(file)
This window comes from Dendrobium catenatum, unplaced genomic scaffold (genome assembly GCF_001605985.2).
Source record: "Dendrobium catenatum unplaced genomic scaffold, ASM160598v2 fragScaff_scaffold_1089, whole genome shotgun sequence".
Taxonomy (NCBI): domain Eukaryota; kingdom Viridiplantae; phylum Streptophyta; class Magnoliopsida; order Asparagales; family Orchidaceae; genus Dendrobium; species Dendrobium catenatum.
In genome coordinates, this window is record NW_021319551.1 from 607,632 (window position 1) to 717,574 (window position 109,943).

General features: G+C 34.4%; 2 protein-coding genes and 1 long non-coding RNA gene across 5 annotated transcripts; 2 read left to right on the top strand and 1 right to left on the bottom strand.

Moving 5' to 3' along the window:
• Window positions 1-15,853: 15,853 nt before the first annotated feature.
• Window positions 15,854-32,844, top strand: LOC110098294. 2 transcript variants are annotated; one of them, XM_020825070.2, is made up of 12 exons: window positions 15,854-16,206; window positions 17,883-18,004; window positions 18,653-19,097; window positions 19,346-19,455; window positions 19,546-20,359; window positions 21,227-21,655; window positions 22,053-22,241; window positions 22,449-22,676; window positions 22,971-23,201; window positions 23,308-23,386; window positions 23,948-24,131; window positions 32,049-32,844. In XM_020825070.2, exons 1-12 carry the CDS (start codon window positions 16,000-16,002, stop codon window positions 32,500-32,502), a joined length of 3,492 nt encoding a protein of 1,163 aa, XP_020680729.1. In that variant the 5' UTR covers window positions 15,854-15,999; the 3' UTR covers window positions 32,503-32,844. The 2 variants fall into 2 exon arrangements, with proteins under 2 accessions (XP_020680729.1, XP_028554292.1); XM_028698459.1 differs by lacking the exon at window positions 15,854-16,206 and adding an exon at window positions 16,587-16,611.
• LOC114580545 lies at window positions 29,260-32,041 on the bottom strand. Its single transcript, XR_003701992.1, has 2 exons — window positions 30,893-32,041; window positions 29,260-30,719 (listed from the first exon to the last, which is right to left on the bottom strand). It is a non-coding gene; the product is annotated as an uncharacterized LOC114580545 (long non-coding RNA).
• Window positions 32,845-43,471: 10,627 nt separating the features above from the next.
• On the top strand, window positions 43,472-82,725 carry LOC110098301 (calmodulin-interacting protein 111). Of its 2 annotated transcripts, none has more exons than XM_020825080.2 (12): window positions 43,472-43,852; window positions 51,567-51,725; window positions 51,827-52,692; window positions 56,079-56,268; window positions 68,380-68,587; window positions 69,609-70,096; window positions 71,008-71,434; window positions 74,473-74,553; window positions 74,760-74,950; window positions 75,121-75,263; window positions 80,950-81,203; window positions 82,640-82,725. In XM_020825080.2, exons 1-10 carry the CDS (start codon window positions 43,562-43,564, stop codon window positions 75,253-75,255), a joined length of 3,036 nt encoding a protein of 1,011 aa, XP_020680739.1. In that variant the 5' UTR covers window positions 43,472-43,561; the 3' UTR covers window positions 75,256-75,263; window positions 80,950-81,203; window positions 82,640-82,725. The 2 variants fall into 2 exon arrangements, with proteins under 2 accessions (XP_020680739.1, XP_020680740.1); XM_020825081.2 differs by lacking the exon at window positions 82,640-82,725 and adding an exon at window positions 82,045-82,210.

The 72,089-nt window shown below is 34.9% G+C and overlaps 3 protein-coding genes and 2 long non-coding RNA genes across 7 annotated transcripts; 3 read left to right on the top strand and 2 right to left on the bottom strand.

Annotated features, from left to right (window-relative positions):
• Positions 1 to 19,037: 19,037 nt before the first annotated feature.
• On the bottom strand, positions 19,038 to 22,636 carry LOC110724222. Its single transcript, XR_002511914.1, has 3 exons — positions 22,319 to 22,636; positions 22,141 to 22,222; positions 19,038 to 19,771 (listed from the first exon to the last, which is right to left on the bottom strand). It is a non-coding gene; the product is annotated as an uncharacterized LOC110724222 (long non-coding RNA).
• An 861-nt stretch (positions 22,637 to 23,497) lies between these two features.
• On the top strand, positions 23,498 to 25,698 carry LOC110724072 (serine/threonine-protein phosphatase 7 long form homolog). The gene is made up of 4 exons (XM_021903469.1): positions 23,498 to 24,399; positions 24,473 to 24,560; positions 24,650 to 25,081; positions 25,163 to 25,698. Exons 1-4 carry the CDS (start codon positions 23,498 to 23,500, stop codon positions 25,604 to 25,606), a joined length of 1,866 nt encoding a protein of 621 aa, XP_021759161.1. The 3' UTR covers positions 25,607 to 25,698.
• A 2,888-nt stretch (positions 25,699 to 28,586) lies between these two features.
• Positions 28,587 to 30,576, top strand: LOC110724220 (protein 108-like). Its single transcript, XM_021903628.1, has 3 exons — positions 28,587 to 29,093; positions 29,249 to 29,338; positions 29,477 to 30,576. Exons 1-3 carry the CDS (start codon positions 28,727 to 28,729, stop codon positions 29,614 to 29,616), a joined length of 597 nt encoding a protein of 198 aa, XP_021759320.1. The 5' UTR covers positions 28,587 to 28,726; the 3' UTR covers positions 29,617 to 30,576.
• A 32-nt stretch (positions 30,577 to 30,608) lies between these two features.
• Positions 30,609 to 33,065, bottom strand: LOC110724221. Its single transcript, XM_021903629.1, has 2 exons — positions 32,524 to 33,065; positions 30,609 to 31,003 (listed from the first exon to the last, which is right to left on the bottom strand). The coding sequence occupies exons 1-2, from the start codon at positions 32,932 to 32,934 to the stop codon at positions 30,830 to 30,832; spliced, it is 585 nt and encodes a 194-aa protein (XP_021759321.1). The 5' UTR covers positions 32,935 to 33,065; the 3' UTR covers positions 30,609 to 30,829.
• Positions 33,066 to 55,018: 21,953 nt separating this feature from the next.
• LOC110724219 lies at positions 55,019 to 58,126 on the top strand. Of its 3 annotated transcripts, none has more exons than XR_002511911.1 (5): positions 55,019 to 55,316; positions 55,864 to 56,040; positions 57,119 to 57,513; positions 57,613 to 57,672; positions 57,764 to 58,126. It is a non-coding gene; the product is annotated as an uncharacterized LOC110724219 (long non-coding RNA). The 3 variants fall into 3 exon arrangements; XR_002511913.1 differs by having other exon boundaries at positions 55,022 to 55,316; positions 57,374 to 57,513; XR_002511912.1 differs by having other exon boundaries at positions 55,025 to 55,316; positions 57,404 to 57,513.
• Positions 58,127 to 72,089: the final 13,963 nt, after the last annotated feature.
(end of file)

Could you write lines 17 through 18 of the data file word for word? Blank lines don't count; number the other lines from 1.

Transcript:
• On the top strand, positions 23,498 to 25,698 carry LOC110724072 (serine/threonine-protein phosphatase 7 long form homolog). The gene is made up of 4 exons (XM_021903469.1): positions 23,498 to 24,399; positions 24,473 to 24,560; positions 24,650 to 25,081; positions 25,163 to 25,698. Exons 1-4 carry the CDS (start codon positions 23,498 to 23,500, stop codon positions 25,604 to 25,606), a joined length of 1,866 nt encoding a protein of 621 aa, XP_021759161.1. The 3' UTR covers positions 25,607 to 25,698.
• A 2,888-nt stretch (positions 25,699 to 28,586) lies between these two features.